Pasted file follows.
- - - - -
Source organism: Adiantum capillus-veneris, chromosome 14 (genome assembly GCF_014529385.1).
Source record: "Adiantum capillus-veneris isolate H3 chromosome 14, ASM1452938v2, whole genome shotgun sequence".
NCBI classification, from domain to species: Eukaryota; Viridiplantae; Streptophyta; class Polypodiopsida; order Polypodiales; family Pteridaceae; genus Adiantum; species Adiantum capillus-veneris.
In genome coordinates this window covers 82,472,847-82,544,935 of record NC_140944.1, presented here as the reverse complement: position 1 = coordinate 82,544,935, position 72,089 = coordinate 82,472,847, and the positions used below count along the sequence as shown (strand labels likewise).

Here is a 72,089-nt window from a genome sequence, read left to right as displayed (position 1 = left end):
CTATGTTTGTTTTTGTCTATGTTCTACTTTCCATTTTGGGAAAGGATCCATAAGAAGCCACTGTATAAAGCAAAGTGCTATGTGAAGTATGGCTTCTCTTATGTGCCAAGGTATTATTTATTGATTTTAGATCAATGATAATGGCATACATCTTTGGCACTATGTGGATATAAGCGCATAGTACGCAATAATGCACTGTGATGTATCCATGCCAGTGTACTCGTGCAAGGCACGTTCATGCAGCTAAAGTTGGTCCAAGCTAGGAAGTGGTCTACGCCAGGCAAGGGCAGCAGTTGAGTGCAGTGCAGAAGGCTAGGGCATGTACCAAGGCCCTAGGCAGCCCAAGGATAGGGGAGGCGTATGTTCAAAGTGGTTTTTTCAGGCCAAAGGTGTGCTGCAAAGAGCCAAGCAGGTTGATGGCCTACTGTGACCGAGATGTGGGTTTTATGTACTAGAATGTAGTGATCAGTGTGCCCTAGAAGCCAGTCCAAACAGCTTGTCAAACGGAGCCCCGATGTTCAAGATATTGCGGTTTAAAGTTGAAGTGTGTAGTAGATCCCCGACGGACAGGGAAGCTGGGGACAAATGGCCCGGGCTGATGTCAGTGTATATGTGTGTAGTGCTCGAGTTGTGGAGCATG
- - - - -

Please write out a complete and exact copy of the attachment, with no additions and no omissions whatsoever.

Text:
Source organism: Adiantum capillus-veneris, chromosome 14 (genome assembly GCF_014529385.1).
Source record: "Adiantum capillus-veneris isolate H3 chromosome 14, ASM1452938v2, whole genome shotgun sequence".
NCBI classification, from domain to species: Eukaryota; Viridiplantae; Streptophyta; class Polypodiopsida; order Polypodiales; family Pteridaceae; genus Adiantum; species Adiantum capillus-veneris.
In genome coordinates this window covers 82,472,847-82,544,935 of record NC_140944.1, presented here as the reverse complement: position 1 = coordinate 82,544,935, position 72,089 = coordinate 82,472,847, and the positions used below count along the sequence as shown (strand labels likewise).

Here is a 72,089-nt window from a genome sequence, read left to right as displayed (position 1 = left end):
CTATGTTTGTTTTTGTCTATGTTCTACTTTCCATTTTGGGAAAGGATCCATAAGAAGCCACTGTATAAAGCAAAGTGCTATGTGAAGTATGGCTTCTCTTATGTGCCAAGGTATTATTTATTGATTTTAGATCAATGATAATGGCATACATCTTTGGCACTATGTGGATATAAGCGCATAGTACGCAATAATGCACTGTGATGTATCCATGCCAGTGTACTCGTGCAAGGCACGTTCATGCAGCTAAAGTTGGTCCAAGCTAGGAAGTGGTCTACGCCAGGCAAGGGCAGCAGTTGAGTGCAGTGCAGAAGGCTAGGGCATGTACCAAGGCCCTAGGCAGCCCAAGGATAGGGGAGGCGTATGTTCAAAGTGGTTTTTTCAGGCCAAAGGTGTGCTGCAAAGAGCCAAGCAGGTTGATGGCCTACTGTGACCGAGATGTGGGTTTTATGTACTAGAATGTAGTGATCAGTGTGCCCTAGAAGCCAGTCCAAACAGCTTGTCAAACGGAGCCCCGATGTTCAAGATATTGCGGTTTAAAGTTGAAGTGTGTAGTAGATCCCCGACGGACAGGGAAGCTGGGGACAAATGGCCCGGGCTGATGTCAGTGTATATGTGTGTAGTGCTCGAGTTGTGGAGCATG